Few therapies can cure most cases of hepatitis C but lower drug prices, testing and better access to treatment are going to be needed to eliminate the liver-destroying virus worldwide, according to a New England Journal of Medicine editorial.
The U.S. government is trying to attain that goal by discouraging states from limiting access to the drugs and encouraging drug companies to reveal their pricing agreements so states can get the best deal on the expensive therapy, said the director of the Centers for Disease Control and Prevention's (CDC) division of viral hepatitis, who coauthored the editorial
"We can look forward to eliminating hepatitis C in the future" with the right combination of pricing and testing, Dr. John Ward told Reuters Health.
The editorial coincides with the formal release of results from four international phase 3 trials showing that the combination of two Gilead Science drugs, sofosbuvir and velpatasvir, can wipe out a chronic hepatitis C virus infection with 12 weeks of therapy.
The sustained viral response rates at 12 weeks, according to the company's ASTRAL studies were at least 97 percent for subtypes of the virus known as genotypes 1, 2, 4, 5 and 6. For type 3, which is harder to treat, the rate was 95 percent.
For patients with advanced cirrhosis of the liver, the cure rate was 94 percent, but only when ribavirin was added to the mix. Serious side effects were seen in 16 percent of those volunteers.
In the groups with less advanced cirrhosis, the rate of serious side effects was usually about 2 percent. Fatigue, headache and nausea were the most commonly reported adverse effect in patients on the drugs.
Curing a hepatitis C infection cuts the odds of liver cancer by 76 percent and the likelihood of early death by 50 percent.
That's the good news. "The public health implications of simple, safe and curative HCV therapies could be profound," Ward and coauthor Dr. Jonathan Mermin, also of the CDC, write in the Journal. However, "patients do not benefit from a drug they cannot afford."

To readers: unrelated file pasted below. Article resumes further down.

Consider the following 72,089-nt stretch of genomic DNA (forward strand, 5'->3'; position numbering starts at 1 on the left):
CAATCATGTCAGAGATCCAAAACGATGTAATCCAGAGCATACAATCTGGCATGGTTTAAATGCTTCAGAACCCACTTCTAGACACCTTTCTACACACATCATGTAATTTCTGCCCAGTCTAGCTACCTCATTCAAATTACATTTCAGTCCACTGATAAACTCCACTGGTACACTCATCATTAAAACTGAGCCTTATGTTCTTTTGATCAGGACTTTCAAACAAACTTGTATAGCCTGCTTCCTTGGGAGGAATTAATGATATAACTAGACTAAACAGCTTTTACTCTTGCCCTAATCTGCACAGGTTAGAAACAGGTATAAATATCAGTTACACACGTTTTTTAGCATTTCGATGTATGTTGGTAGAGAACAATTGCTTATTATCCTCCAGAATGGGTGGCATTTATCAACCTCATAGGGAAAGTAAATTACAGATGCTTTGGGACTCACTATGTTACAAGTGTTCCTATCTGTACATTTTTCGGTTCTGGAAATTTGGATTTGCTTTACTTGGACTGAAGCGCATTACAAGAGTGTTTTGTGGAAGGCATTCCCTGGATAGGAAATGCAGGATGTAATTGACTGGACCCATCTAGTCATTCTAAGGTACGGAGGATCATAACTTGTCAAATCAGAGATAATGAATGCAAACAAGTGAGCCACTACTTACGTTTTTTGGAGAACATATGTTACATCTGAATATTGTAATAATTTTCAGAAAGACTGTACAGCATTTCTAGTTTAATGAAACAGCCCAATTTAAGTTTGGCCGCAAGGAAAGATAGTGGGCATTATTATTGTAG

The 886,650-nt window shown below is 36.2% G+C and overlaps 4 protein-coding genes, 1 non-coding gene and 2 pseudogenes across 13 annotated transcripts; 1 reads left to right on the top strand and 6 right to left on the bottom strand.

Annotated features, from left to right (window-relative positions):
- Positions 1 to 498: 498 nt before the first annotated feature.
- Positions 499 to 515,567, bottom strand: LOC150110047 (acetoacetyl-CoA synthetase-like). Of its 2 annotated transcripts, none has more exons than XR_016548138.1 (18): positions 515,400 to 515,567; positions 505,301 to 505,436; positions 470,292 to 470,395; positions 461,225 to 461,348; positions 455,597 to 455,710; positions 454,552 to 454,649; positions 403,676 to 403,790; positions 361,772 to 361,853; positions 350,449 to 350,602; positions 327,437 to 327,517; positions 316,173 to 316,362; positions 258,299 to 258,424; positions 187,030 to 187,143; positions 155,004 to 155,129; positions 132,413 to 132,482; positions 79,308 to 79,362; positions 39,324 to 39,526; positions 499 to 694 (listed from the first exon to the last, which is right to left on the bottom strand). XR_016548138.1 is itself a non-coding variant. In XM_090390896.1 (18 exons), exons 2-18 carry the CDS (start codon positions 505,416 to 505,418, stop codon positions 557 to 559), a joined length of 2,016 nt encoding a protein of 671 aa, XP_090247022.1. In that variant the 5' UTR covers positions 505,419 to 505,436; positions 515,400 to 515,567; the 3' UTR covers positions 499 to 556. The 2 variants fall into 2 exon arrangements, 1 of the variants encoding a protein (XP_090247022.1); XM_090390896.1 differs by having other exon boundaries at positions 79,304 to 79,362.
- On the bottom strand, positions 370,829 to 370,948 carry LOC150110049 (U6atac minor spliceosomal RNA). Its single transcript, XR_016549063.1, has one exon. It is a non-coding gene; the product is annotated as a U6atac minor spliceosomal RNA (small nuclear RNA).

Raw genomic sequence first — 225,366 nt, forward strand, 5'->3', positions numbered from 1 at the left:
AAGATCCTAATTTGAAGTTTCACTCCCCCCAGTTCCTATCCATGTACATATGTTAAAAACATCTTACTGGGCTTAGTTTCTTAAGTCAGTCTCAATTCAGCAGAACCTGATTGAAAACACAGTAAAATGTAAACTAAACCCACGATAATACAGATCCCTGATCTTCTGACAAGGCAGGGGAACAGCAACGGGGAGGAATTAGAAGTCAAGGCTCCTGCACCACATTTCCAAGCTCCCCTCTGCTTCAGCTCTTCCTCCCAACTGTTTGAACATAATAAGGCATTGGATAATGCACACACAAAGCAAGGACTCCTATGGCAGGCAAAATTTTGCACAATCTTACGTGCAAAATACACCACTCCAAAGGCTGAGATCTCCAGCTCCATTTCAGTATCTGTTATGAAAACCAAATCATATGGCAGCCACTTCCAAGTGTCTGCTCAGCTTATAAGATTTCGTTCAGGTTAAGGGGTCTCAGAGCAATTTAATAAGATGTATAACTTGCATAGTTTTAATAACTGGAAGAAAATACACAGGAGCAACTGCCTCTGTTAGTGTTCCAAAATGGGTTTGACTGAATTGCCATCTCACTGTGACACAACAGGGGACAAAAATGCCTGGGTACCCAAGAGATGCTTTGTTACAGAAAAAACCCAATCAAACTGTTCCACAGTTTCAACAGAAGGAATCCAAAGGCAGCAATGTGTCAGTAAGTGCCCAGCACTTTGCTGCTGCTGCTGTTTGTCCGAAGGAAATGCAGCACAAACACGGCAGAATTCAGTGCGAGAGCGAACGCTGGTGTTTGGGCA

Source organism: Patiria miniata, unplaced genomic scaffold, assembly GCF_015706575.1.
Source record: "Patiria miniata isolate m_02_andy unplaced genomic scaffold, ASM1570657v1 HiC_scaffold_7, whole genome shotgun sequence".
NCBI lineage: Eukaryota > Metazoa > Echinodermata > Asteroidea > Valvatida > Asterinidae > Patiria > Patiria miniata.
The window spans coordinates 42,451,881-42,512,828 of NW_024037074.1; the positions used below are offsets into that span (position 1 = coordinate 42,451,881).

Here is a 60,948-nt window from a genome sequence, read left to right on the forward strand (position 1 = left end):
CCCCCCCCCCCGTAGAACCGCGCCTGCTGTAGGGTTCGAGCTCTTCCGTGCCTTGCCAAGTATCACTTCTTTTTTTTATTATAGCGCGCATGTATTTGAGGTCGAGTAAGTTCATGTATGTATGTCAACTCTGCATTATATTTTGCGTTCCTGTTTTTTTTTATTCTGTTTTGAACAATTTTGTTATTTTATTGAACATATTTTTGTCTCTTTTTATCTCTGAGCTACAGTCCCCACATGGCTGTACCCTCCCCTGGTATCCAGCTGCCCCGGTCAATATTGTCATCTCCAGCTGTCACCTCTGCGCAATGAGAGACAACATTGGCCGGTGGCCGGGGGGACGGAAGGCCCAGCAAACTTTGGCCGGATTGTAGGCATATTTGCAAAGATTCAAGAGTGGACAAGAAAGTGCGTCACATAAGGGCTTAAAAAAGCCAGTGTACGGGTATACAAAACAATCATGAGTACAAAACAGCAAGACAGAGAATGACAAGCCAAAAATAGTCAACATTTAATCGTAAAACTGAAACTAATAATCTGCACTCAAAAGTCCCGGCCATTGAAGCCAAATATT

Treatment costs $83,000 to $153,000 for an illness that infects as many as 3.5 million people in the U.S. and up to 150 million worldwide. The numbers are growing as intravenous drug use is increasing. At least half the infected people in the U.S. are unaware they have the virus.
The costs prompted 33 states in the U.S. to require people to have severe liver disease to qualify for the drug combination.
That policy is unwise, Ward said. "Multiple studies have shown that if you wait that long to treat people, you leave them with a small but real risk of developing liver cancer because the liver is already too scarred to completely heal itself."
The federal Centers for Medicare and Medicaid Studies has reacted by notifying the states that people with a chronic HCV infection should not be denied care.
The center also called for drug manufacturers to disclose their value-based pricing agreements, but Ward said the request has no force of law.
"Pharmaceutical companies should be making public their negotiated prices with health plans so the marketplace can take effect and competition can thrive, with better pricing and affordability," he said.
"At a population level, the effect of HCV medications will be determined by affordability and equitable access to HCV testing, care, and treatment," Ward and Mermin write. "Only through these improvements can our focus be directed to what matters most: reducing the morbidity and mortality associated with HCV infection, stopping HCV transmission, and ultimately eliminating HCV as a public health threat in the United States and worldwide."